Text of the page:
Arab coalition targets six Houthi air defense, ballistic missile sites in Sanaa

Cars are parked outside the Abha airport in the southern Saudi Arabian popular mountain resort of the same name, on July 2, 2019. (File/AFP)
Updated 21 July 2019

Arab coalition targets six Houthi air defense, ballistic missile sites in Sanaa

  • The Iranian-backed militia remained futile in their attempts to target the civilian areas as well as the civilian population
  • The Arab coalition command would take strict measures to paralyze and neutralize all hostile capabilities of the militia

RIYADH: The Arab coalition supporting Yemen’s legitimate government confirmed on early Saturday morning that it had carried out an operation to destroy five air defense sites and ballistic missile depots in the Yemeni province of Sanaa, the Saudi Press Agency reported.

Coalition spokesman Col. Turki Al-Maliki said that the targeting process is an extension of past military operations carried out by the Arab coalition to identify and  destroy air defense capabilities and other hostile capabilities of the Iranian-backed Houthi militias.

Al-Maliki said that the coalition forces were committed to preventing the Houthi militia, as well as other terrorist organizations, from obtaining such capabilities, which represent a direct threat to civilians, UN aircraft and air navigation.

Al-Maliki said that the targeting process was consistent with international humanitarian law and its customary laws, and that the leadership of the coalition forces had taken all preventive procedures and measures to protect civilians.


• July 20: The coalition forces intercepted a drone directed toward Abha.

• July 17: The forces intercepted a drone launched toward Jazan.

• July 16: The forces shot down three drones that were heading for southern Saudi Arabia and the cities of Jazan and Abha. 

• July 15: The forces intercepted two drones launched toward civilian targets in southern Saudi Arabia.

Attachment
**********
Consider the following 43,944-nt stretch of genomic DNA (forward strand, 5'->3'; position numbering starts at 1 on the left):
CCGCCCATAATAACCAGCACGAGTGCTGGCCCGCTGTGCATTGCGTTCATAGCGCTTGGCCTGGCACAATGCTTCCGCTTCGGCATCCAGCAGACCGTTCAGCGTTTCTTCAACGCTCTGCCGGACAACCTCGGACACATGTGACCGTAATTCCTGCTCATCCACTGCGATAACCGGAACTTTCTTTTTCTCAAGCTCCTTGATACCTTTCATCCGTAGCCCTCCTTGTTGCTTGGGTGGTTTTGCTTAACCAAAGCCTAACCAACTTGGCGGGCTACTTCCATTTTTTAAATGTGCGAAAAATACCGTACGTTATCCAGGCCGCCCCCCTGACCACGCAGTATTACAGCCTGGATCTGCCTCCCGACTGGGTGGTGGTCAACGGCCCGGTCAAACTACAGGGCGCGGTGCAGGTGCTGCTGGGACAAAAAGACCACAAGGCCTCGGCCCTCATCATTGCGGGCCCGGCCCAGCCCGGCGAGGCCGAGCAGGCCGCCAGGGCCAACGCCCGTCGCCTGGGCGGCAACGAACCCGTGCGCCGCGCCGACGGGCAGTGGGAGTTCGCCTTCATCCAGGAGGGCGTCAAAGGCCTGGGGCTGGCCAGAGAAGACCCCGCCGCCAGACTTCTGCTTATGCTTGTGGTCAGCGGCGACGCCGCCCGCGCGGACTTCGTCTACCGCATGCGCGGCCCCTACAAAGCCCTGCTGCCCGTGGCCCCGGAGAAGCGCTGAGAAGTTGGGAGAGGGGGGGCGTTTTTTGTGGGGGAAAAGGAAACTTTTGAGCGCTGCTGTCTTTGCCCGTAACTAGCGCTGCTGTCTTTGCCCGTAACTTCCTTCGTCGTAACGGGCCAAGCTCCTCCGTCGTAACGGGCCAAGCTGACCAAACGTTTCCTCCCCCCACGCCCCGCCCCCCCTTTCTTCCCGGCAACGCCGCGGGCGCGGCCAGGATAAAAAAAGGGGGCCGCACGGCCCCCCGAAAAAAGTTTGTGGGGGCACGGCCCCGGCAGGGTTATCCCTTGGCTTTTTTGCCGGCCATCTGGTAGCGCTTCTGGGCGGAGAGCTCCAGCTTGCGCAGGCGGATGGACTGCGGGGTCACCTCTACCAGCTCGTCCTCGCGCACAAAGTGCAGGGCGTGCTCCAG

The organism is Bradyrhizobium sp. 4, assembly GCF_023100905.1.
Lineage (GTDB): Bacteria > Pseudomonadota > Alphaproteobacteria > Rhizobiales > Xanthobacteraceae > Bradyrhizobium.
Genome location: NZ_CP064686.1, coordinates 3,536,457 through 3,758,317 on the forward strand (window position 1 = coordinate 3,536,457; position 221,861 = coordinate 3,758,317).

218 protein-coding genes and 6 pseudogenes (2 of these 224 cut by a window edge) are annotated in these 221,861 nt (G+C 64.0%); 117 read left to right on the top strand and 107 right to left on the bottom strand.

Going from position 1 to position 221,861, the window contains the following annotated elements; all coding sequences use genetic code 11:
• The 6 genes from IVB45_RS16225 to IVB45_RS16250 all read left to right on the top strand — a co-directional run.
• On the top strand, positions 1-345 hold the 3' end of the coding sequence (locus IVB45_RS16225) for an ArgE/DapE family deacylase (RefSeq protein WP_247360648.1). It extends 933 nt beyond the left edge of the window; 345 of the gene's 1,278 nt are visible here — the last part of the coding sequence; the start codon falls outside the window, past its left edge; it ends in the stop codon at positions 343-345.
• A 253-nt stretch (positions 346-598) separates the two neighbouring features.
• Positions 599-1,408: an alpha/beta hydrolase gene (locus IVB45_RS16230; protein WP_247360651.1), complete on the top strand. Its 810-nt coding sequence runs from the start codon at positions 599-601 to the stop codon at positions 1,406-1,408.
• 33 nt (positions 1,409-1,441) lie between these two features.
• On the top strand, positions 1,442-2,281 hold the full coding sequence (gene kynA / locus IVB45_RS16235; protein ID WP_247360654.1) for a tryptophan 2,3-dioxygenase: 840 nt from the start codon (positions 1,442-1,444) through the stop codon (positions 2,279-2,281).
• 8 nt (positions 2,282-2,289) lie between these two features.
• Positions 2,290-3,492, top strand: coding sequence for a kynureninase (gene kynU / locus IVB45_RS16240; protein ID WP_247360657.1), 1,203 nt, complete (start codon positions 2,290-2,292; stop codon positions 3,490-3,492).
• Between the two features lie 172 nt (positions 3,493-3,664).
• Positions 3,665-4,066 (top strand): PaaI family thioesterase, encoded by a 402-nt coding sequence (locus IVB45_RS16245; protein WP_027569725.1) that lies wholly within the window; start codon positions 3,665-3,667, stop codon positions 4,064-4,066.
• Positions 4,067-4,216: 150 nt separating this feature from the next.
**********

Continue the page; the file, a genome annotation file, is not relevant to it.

• June 23: An attack on Abha airport killed a Syrian national and wounded 21 other civilians.

• June 12: A missile attack on Abha airport wounded 26 civilians.

• July 2: Another attack on the Abha airport left nine civilians wounded.

Also on Saturday, the coalition forces intercepted and shot down a drone launched by the Houthi militia in Amran governorate and directed toward Abha.

Al-Maliki said that the Iranian-backed militia remained futile in their attempts to target civilian areas.

The coalition will take strict measures to paralyze and neutralize all hostile capabilities of the militia within international humanitarian law, he said.

Repeated Houthi attacks on Saudi Arabia have been reported since the Kingdom led a coalition intervention in March 2015 to restore the UN-backed Yemeni government of President Abed Rabbo Mansour Hadi, which the militia had ousted.

Egypt’s creative solutions to the plastic menace

Updated 47 min 1 sec ago

Egypt’s creative solutions to the plastic menace

  • Egyptian social startups are taking alternative approaches to fostering awareness and reducing waste

CAIRO: Global plastics production reached 348 million tons in 2017, rising from 335 million tons in 2016, according to Plastics Europe. 

Critically, most plastic waste is not properly managed: Around 55 percent of it was landfilled or discarded in 2015. These numbers are extremely concerning because plastic products take anything from 450 to 1,000 years to decompose, and the effects on the environment, especially on marine and human life, are catastrophic.

While initiatives around the world are taking action to combat this problem, some Egyptian projects are doing it more creatively.